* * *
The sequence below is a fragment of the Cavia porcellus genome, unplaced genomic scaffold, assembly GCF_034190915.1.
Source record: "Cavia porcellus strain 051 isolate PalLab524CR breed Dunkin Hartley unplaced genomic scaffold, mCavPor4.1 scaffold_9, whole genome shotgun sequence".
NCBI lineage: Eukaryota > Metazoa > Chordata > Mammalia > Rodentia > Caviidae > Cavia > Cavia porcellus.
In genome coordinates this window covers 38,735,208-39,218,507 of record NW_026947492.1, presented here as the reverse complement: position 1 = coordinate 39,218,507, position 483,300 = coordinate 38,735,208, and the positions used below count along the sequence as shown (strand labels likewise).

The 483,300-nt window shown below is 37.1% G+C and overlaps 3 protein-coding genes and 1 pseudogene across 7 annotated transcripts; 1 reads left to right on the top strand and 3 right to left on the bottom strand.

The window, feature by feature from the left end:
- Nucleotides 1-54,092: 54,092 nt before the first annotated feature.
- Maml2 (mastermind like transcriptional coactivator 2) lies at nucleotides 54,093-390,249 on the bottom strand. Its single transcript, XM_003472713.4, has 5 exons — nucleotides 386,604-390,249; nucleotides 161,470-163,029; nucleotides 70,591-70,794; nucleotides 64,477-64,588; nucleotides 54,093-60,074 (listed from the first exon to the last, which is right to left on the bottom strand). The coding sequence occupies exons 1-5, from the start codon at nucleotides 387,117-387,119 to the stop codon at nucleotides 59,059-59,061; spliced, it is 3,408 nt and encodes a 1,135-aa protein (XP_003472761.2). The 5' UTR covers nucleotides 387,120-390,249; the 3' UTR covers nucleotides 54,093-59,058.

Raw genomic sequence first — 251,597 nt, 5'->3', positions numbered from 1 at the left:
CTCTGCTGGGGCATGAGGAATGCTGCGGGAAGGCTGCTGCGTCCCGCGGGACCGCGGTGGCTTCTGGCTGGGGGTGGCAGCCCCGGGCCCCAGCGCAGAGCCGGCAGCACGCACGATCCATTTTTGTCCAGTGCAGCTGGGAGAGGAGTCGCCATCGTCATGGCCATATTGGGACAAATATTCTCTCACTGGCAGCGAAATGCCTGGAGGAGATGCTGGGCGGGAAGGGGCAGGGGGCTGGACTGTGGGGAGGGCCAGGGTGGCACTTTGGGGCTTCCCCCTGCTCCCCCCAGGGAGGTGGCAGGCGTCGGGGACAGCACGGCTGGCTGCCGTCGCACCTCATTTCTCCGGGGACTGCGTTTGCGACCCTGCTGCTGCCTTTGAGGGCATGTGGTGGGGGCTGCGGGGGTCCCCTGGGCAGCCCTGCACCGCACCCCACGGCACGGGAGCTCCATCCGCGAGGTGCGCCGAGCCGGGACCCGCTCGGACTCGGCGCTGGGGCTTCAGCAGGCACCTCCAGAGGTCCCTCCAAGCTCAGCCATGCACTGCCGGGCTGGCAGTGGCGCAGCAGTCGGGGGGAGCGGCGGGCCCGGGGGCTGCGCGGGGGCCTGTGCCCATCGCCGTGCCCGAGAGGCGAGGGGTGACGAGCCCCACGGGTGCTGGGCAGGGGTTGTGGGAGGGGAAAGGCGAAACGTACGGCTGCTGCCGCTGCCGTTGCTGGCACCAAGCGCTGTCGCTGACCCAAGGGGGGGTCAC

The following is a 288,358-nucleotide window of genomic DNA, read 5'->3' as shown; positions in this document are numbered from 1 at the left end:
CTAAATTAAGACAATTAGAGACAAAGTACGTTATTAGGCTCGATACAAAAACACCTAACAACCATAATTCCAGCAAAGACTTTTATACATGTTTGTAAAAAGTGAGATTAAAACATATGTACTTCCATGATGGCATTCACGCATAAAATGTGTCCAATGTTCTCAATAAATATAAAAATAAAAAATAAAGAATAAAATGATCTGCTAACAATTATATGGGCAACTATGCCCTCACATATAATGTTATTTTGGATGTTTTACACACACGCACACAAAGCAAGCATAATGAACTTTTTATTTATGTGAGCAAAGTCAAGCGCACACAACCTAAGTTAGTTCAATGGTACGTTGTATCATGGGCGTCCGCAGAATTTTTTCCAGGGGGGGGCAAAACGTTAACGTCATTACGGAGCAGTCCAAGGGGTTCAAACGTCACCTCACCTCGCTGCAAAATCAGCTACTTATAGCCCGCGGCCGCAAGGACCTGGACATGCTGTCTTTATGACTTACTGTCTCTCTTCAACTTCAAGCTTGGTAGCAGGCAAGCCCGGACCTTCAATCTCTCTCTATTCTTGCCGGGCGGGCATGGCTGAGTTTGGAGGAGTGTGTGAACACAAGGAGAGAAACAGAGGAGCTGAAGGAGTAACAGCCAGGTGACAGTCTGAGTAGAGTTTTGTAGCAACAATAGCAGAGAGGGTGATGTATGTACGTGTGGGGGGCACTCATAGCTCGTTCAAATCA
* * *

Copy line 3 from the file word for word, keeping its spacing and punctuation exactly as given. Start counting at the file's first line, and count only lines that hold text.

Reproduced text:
NCBI lineage: Eukaryota > Metazoa > Chordata > Mammalia > Rodentia > Caviidae > Cavia > Cavia porcellus.